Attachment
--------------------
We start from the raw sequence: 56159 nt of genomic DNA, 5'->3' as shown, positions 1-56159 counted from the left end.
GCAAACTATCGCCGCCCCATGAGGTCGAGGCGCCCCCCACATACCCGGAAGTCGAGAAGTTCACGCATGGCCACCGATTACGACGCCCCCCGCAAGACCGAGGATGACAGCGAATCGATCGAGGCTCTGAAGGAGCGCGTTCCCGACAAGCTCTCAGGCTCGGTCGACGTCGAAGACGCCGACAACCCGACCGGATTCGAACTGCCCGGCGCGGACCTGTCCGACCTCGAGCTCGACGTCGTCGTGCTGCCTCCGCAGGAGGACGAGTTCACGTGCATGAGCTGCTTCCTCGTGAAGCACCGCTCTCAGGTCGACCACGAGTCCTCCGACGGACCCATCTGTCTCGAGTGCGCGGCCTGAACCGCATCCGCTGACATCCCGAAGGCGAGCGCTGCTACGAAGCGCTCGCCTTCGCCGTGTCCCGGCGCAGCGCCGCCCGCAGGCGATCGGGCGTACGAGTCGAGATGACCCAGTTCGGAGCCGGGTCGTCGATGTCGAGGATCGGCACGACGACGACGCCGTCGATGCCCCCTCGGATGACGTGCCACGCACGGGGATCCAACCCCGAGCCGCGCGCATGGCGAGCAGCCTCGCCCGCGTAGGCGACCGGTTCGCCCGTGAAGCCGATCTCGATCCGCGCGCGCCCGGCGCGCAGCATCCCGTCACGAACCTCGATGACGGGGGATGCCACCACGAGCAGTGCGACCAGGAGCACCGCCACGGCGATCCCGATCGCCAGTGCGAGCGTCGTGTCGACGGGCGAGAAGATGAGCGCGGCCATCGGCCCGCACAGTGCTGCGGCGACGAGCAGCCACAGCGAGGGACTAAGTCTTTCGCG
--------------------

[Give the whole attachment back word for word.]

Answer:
We start from the raw sequence: 56159 nt of genomic DNA, 5'->3' as shown, positions 1-56159 counted from the left end.
GCAAACTATCGCCGCCCCATGAGGTCGAGGCGCCCCCCACATACCCGGAAGTCGAGAAGTTCACGCATGGCCACCGATTACGACGCCCCCCGCAAGACCGAGGATGACAGCGAATCGATCGAGGCTCTGAAGGAGCGCGTTCCCGACAAGCTCTCAGGCTCGGTCGACGTCGAAGACGCCGACAACCCGACCGGATTCGAACTGCCCGGCGCGGACCTGTCCGACCTCGAGCTCGACGTCGTCGTGCTGCCTCCGCAGGAGGACGAGTTCACGTGCATGAGCTGCTTCCTCGTGAAGCACCGCTCTCAGGTCGACCACGAGTCCTCCGACGGACCCATCTGTCTCGAGTGCGCGGCCTGAACCGCATCCGCTGACATCCCGAAGGCGAGCGCTGCTACGAAGCGCTCGCCTTCGCCGTGTCCCGGCGCAGCGCCGCCCGCAGGCGATCGGGCGTACGAGTCGAGATGACCCAGTTCGGAGCCGGGTCGTCGATGTCGAGGATCGGCACGACGACGACGCCGTCGATGCCCCCTCGGATGACGTGCCACGCACGGGGATCCAACCCCGAGCCGCGCGCATGGCGAGCAGCCTCGCCCGCGTAGGCGACCGGTTCGCCCGTGAAGCCGATCTCGATCCGCGCGCGCCCGGCGCGCAGCATCCCGTCACGAACCTCGATGACGGGGGATGCCACCACGAGCAGTGCGACCAGGAGCACCGCCACGGCGATCCCGATCGCCAGTGCGAGCGTCGTGTCGACGGGCGAGAAGATGAGCGCGGCCATCGGCCCGCACAGTGCTGCGGCGACGAGCAGCCACAGCGAGGGACTAAGTCTTTCGCG